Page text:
Nineteenth century philosopher Henry David Thoreau is best known for his essays on Walden Pond near Concord, Massachusetts. But during his time there, Thoreau also created what one scientist calls a gold mine for climate change researchers.

Page from Thoreau book

Thoreau meticulously noted the flowering times of more than 300 plant species, and the leafing out times of 50 species of trees and shrubs.

Primack: “As soon as we saw these data from all of these very detailed tables that he produced, we knew that what we should be doing is to repeat these same observations.”

That’s Richard Primack of Boston University. His research shows that plants in Concord are now flowering – and trees leafing out – two weeks earlier on average than in Thoreau’s time.

The results are consistent with rising temperatures, and show the pervasive effects of climate change.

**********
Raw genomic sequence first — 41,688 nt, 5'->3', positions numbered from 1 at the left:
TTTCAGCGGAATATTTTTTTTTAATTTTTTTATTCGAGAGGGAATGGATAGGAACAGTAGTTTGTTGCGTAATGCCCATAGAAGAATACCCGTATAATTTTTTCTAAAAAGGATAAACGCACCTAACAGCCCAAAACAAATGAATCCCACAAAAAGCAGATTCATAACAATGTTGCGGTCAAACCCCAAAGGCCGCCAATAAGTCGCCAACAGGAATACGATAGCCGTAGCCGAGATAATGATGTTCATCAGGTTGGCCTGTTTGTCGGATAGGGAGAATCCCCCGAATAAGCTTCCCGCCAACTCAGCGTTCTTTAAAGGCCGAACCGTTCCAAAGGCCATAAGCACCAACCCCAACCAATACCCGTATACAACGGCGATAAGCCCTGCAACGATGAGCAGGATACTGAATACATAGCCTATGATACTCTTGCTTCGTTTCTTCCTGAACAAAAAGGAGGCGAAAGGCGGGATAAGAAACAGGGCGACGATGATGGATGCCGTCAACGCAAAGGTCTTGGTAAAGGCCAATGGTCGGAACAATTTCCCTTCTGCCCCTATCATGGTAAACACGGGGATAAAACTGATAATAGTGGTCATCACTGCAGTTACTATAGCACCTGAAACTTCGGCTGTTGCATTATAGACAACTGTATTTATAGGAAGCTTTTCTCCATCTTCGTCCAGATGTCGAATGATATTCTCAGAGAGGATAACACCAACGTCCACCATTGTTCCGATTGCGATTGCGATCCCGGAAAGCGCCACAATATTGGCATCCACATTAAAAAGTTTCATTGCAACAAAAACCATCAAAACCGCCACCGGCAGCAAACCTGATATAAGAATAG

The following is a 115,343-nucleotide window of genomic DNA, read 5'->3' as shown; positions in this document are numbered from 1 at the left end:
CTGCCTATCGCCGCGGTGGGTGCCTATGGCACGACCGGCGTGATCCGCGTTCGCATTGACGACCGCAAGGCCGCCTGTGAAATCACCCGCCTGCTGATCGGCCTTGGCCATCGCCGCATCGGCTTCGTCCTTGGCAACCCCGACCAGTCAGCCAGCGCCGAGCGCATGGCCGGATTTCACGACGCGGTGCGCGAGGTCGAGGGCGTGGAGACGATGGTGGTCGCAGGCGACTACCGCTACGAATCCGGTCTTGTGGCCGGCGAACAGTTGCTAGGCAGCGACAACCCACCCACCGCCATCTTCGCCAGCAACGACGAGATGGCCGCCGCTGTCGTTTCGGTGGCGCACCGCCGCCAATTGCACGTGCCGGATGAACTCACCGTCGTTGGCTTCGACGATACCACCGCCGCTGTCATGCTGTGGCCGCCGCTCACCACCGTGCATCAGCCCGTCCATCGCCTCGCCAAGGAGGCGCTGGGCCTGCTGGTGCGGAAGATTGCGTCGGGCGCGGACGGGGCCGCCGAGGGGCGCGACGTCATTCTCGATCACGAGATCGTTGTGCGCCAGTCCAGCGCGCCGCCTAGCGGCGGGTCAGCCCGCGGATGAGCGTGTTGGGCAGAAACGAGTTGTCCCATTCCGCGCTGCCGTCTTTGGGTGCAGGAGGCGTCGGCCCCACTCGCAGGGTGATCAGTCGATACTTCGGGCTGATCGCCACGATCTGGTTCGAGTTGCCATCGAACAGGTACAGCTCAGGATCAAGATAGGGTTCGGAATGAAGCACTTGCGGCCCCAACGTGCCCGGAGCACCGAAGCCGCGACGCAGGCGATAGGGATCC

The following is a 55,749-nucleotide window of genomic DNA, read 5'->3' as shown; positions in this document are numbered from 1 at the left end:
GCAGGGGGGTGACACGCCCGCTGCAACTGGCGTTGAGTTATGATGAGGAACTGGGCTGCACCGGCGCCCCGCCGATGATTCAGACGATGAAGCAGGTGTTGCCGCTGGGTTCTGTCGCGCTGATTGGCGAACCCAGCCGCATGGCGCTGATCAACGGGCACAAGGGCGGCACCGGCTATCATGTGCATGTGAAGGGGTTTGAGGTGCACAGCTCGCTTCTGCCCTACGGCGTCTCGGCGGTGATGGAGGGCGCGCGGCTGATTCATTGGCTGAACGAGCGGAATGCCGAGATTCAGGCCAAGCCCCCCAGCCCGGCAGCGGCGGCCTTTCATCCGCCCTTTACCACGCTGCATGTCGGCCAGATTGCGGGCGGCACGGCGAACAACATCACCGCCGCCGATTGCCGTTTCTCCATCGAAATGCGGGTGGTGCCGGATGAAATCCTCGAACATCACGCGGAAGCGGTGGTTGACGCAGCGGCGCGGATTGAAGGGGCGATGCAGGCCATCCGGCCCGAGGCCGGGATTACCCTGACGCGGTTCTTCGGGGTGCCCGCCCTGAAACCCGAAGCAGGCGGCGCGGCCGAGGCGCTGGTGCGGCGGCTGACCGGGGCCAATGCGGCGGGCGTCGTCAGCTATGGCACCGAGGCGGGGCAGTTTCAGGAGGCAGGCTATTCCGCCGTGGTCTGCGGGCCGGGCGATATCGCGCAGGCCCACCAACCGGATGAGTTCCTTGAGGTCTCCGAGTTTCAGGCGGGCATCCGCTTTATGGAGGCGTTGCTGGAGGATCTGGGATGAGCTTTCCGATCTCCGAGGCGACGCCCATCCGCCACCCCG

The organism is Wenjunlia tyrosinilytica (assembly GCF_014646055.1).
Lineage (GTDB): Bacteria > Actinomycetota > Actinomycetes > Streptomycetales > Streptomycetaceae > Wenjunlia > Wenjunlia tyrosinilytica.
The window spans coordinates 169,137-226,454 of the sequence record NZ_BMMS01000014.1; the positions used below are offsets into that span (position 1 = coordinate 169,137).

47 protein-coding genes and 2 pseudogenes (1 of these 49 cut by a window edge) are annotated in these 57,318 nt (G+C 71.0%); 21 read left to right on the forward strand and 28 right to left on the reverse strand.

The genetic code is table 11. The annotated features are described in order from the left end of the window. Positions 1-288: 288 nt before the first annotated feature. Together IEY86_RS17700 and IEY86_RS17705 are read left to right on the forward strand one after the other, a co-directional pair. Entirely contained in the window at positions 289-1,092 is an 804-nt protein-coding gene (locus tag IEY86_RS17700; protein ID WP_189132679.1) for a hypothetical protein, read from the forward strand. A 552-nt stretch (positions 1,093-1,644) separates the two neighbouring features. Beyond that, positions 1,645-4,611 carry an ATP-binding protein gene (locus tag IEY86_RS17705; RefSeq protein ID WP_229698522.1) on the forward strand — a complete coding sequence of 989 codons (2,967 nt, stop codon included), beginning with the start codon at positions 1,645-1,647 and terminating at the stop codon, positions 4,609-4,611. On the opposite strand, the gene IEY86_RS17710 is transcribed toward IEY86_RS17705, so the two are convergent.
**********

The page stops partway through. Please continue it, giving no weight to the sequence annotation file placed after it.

Primack: “It’s not something which is going to happen in coming decades. It’s not going to happen by the end of the century. It’s already happening now. The effects of climate change are all around us if you’re only willing to open your eyes and see it.”

'The effects of climate change are all around us if you're only willing to open your eyes.' Click To Tweet

It’s a realization that echoes Thoreau’s own words. He wrote, “We cannot see anything until we are possessed with the idea of it, take it into our heads – and then we can hardly see anything else.”

Reporting credit: Rosie Simon/ChavoBart Digital Media.
Photo: Original title page of Walden featuring a picture drawn by Thoreau’s sister Sophia.

Topics: Climate Science, Species & Ecosystems